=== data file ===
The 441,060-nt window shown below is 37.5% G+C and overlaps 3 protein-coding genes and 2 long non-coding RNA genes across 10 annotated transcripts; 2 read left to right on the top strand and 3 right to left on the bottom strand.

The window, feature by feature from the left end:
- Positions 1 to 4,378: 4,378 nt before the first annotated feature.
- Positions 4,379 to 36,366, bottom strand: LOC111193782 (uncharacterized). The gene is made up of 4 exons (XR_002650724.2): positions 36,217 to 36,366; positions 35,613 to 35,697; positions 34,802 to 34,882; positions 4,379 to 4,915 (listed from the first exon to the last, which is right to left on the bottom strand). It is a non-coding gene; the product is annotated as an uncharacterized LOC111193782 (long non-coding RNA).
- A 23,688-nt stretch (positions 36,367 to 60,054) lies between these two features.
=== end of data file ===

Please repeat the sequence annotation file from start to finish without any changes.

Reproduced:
The 441,060-nt window shown below is 37.5% G+C and overlaps 3 protein-coding genes and 2 long non-coding RNA genes across 10 annotated transcripts; 2 read left to right on the top strand and 3 right to left on the bottom strand.

The window, feature by feature from the left end:
- Positions 1 to 4,378: 4,378 nt before the first annotated feature.
- Positions 4,379 to 36,366, bottom strand: LOC111193782 (uncharacterized). The gene is made up of 4 exons (XR_002650724.2): positions 36,217 to 36,366; positions 35,613 to 35,697; positions 34,802 to 34,882; positions 4,379 to 4,915 (listed from the first exon to the last, which is right to left on the bottom strand). It is a non-coding gene; the product is annotated as an uncharacterized LOC111193782 (long non-coding RNA).
- A 23,688-nt stretch (positions 36,367 to 60,054) lies between these two features.